A: I really like it. The diversity at McDonald’s is just incredible. I meet so many unique people from various backgrounds with a million different interests. When you’re in a large corporation like McDonald’s, there’s a position for just about everything. I guess my job is an example of that. When I talk with people I meet outside of work, they are usually surprised to learn that McDonald’s has an archive…but there are all sorts of other unique and interesting positions at the company, too.

It’s also really cool to get to collaborate with all these different people, and to learn how a business this large works. I never considered working for a business until I saw this job, just because most archives exist in an academic setting. However, after I started working here, it blew away all my misconceptions of what working for a big corporation would be like, and so far it’s been an amazing (and fun!) experience.

Q: What motivated your move to Chicago after college?

A: I started working as a student worker in the library’s Special Collections department during my final semester at the College. This was before I knew anything about what an archivist did, but I fell in love with it after that. I went on to work in the Avery Research Center for a couple of years and I got my master’s degree in library and information science while I was working there.

After I earned my master’s I decided I was ready for a new challenge, so I moved to Chicago and got lucky finding this job. I had been visiting Chicago for a few years so I had an idea of what the city would be like, and living here is a lot of fun! There are so many unique cultural institutions here, and I’ve been able to do some volunteer work outside of McDonald’s for some of them, including the Chicago Read/Write Library, a completely volunteer-run community library.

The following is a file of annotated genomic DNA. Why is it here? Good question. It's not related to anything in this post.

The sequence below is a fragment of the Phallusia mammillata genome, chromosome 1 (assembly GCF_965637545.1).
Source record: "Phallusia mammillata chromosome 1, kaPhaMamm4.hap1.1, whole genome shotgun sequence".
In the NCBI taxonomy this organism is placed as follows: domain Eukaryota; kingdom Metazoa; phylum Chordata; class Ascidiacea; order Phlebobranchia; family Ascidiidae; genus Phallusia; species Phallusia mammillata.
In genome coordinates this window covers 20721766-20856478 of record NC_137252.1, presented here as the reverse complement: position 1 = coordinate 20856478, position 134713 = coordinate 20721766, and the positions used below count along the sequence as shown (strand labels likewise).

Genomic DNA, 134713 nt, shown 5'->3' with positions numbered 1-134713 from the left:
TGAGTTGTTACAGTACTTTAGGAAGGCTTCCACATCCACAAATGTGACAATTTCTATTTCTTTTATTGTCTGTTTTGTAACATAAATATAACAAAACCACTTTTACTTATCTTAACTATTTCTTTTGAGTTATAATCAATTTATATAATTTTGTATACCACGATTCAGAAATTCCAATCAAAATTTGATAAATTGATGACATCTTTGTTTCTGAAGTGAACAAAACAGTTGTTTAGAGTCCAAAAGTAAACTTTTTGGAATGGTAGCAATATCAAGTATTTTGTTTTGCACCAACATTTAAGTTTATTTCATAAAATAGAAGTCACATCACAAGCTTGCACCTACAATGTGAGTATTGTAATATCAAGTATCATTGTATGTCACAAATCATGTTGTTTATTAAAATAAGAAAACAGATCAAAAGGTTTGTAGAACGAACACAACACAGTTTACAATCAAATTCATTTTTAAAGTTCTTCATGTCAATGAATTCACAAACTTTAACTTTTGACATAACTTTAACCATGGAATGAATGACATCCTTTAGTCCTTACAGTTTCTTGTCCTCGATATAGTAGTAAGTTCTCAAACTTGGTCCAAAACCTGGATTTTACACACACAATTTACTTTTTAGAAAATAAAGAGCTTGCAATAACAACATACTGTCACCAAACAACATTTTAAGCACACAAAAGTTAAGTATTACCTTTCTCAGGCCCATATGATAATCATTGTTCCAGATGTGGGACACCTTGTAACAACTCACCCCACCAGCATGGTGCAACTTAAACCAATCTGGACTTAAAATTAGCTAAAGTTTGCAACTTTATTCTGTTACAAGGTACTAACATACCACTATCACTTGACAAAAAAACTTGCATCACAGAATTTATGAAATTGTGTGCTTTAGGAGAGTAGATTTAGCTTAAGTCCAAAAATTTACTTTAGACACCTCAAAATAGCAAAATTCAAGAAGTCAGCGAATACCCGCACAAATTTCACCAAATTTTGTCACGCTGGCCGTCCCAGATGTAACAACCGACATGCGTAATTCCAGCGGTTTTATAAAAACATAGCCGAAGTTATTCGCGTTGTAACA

Q: How did you hear about your job?

A: I heard about this job through a listserv. There are a lot of listservs out there for library and information sciences jobs; for example, there’s the Society of American Archivists job listings, ArchivesGig, and local professional organization lists like the Chicago Area Archivists where I live, and in Charleston, there’s a group called CALM – Charleston Archives, Libraries, and Museums. Library schools often post jobs through e-mail newsletters and other forms of communication as well.

Q: How did the College help you prepare for this position?

A: I got my degree in French and Francophone studies with minors in African studies and comparative literature at the College, so my undergraduate studies were extremely interdisciplinary. I was already interested in so many fields, so doing research across those varied fields prepared me well for working in an archive. You’d think that my work would be really focused on McDonald’s, but it’s actually very helpful to know about a lot of different historic and cultural subject matter. The College really laid that foundation for me.

I only got into archives because I was doing research my senior year on the history of the College of Charleston that required me to use Special Collections’ university archives, and I eventually ended up working there. That experience definitely sparked my interest in this as a career path.

RELATED: Learn more about the College’s French and Francophone studies major

Q: What advice would you give to current students interested in archives or library sciences?

A: It’s a tough job market out there, so for those that are interested, I would advise that they start working or volunteering in a library or archive as soon as possible. I would also suggest finding a mentor – one of the most important catalysts for my success was getting advice and guidance from John White, who’s now Dean of libraries at the College. He was my mentor in Special Collections, and there’s no way I would have gotten as far as I have without working with him and having him there to answer my many obsessive and ambitious career questions.